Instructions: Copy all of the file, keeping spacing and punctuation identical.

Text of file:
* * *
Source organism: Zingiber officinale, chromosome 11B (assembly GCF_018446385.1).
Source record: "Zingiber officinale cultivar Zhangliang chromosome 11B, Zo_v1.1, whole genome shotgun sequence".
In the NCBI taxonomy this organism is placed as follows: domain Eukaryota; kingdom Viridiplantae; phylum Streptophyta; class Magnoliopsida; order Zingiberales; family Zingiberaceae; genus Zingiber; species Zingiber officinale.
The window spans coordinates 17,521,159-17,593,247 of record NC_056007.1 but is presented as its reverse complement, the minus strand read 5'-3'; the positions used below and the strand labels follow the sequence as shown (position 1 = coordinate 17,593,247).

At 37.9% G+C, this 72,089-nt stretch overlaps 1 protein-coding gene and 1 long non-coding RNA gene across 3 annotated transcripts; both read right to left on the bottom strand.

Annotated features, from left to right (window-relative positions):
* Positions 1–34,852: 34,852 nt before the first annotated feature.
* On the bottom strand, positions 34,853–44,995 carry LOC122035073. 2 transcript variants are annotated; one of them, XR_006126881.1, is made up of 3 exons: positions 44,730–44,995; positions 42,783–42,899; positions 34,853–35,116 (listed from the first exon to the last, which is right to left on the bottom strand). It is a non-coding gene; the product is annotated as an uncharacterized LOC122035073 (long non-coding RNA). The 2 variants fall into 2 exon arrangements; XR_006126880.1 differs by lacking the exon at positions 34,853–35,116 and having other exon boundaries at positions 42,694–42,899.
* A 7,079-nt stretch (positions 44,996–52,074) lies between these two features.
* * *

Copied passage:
Source organism: Zingiber officinale, chromosome 11B (assembly GCF_018446385.1).
Source record: "Zingiber officinale cultivar Zhangliang chromosome 11B, Zo_v1.1, whole genome shotgun sequence".
In the NCBI taxonomy this organism is placed as follows: domain Eukaryota; kingdom Viridiplantae; phylum Streptophyta; class Magnoliopsida; order Zingiberales; family Zingiberaceae; genus Zingiber; species Zingiber officinale.
The window spans coordinates 17,521,159-17,593,247 of record NC_056007.1 but is presented as its reverse complement, the minus strand read 5'-3'; the positions used below and the strand labels follow the sequence as shown (position 1 = coordinate 17,593,247).

At 37.9% G+C, this 72,089-nt stretch overlaps 1 protein-coding gene and 1 long non-coding RNA gene across 3 annotated transcripts; both read right to left on the bottom strand.

Annotated features, from left to right (window-relative positions):
* Positions 1–34,852: 34,852 nt before the first annotated feature.
* On the bottom strand, positions 34,853–44,995 carry LOC122035073. 2 transcript variants are annotated; one of them, XR_006126881.1, is made up of 3 exons: positions 44,730–44,995; positions 42,783–42,899; positions 34,853–35,116 (listed from the first exon to the last, which is right to left on the bottom strand). It is a non-coding gene; the product is annotated as an uncharacterized LOC122035073 (long non-coding RNA). The 2 variants fall into 2 exon arrangements; XR_006126880.1 differs by lacking the exon at positions 34,853–35,116 and having other exon boundaries at positions 42,694–42,899.
* A 7,079-nt stretch (positions 44,996–52,074) lies between these two features.